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Mike Wilmington

By Mike Wilmington

Wilmington on DVDs: Certified Copy, The Report


Certified Copy (Also Blu-ray) (Four Stars)

France/Italy/Iran: Abbas Kiarostami, 2010 (Criterion Collection)

When does love begin? When does it stop? And when is a painting a work of art?

The superb filmmaker Abbas Kiarostami’s first non-Iranian production, which ponders those questions,  is a jewel of that director‘s special brand of stylized cinematic realism, as well as a personal meditation (much like Orson Welles‘ F for Fake) on artistry and fakery. Translucent and crystal-clear in its imagery, yet opaque and mysterious in its meaning and narrative logic –it’s a story that turns, halfway though, into a different story with the same lead actors (a dissonant couple played by Juliette Binoche and William Shimell) but now cast as different characters.  Certified Copy is also a sort of copy, or inspired remake, of other classic European art films: most obviously Roberto Rossellini’s Strangers.

Made in Italy (seedbed of neorealism, homeland of Rossellini and De Sica), starring a French leading lady (the  subtle and lovely Binoche) as an antique dealer , and the  lesser known but gifted English leading man (Shimell) as a writer, this splendidly shot (by Luca Bigazzi), exquisitely beautiful European-Iranian co-production is partly one of Kiarostami’s chamber road movies — one of those Kiarostami pictures in which much of the action and dialogue transpire in a traveling car’s front seat with the image shifting between characters on the driver and passenger sides — and partly a dramatic travelogue and pastiche of Rossellini’s great but once controversial 1953 romantic drama Voyage in Italy (also called Strangers), which starred  Ingrid Bergman and George Sanders as a couple on Italian vacation whose marriage is crumbling.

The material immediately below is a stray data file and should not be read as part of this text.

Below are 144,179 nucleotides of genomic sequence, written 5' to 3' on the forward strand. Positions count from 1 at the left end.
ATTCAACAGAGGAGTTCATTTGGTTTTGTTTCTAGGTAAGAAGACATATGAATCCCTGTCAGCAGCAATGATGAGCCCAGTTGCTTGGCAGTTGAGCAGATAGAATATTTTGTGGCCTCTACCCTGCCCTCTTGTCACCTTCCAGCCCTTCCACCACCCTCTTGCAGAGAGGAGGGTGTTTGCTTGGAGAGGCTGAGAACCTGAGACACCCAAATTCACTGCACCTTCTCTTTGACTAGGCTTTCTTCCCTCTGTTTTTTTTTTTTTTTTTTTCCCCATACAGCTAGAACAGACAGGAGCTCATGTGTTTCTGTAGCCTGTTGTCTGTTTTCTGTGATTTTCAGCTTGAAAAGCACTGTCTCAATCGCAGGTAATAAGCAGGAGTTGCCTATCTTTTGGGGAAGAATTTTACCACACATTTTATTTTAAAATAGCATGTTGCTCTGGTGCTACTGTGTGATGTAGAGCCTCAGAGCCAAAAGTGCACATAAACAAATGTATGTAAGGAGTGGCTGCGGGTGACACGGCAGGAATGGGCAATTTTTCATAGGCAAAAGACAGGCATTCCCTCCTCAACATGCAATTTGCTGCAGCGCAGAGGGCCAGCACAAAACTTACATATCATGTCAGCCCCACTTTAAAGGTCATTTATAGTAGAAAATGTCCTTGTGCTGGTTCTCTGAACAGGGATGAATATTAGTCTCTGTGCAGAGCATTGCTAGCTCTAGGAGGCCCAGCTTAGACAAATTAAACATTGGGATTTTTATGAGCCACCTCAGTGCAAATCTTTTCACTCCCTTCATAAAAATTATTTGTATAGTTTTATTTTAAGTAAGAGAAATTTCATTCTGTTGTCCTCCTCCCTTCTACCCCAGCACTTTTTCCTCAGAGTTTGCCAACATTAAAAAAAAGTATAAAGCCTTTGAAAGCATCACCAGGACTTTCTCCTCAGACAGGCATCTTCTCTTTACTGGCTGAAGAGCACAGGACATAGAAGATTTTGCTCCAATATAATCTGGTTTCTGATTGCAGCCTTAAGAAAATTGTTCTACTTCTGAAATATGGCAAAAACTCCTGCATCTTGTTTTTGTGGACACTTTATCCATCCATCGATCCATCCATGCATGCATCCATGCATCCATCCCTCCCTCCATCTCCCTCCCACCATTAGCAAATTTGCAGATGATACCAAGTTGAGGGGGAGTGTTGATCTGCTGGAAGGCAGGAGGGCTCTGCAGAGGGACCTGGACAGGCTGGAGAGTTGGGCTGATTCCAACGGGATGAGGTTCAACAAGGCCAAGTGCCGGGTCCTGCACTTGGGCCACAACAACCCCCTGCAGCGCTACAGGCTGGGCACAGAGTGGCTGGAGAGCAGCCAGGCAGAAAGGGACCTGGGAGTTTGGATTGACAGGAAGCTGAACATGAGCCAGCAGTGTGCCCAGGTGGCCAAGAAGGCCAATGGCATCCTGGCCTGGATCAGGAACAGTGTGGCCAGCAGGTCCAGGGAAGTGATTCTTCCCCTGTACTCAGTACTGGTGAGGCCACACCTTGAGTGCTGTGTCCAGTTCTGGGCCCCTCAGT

The setting is in Tuscany, on the roads and in the  mountain villages and cities. Shimell (an opera star) plays James Miller, an opinionated and somewhat self-absorbed best-selling author, who has just written a prise-wining book on the validity of artistic or painterly copying. Binoche plays an unnamed single mother (the credits call her “She” or “Elle”) who takes Miller on a day date and drive in the country, from Arezzo (site of a Miller lecture) to Lucignano (a city celebrated as a wedding site). Elle likes to argue and provoke and meet new people. James is sardonic, maybe a touch too narcissistic. Are they a couple? Somewhere along the way the two turn into something different. They begin impersonating, or perhaps  revealing themselves, as a long-married pair (one with severe problems, like Bergman and Sanders), and they slide into these new roles, and this greater intimacy, with strange, unexplained fullness.

Several things could be happening here. The two could be role-playing — either in the first part or in the second part of the story — pretending they’ve just met, or pretending they’ve been married for fifteen years.. Or they could be leaping forward suddenly, through the magic of cinema, from the time they first met, to another time fifteen years later. Or the entire film could be a piece of artifice, a copy of an art film on various levels. If you want the answer, Kiarostami (who has been single much of his working life) gives it to us in the first part of a 2010 Criterion interview in the DVD extras disc. It surprised me.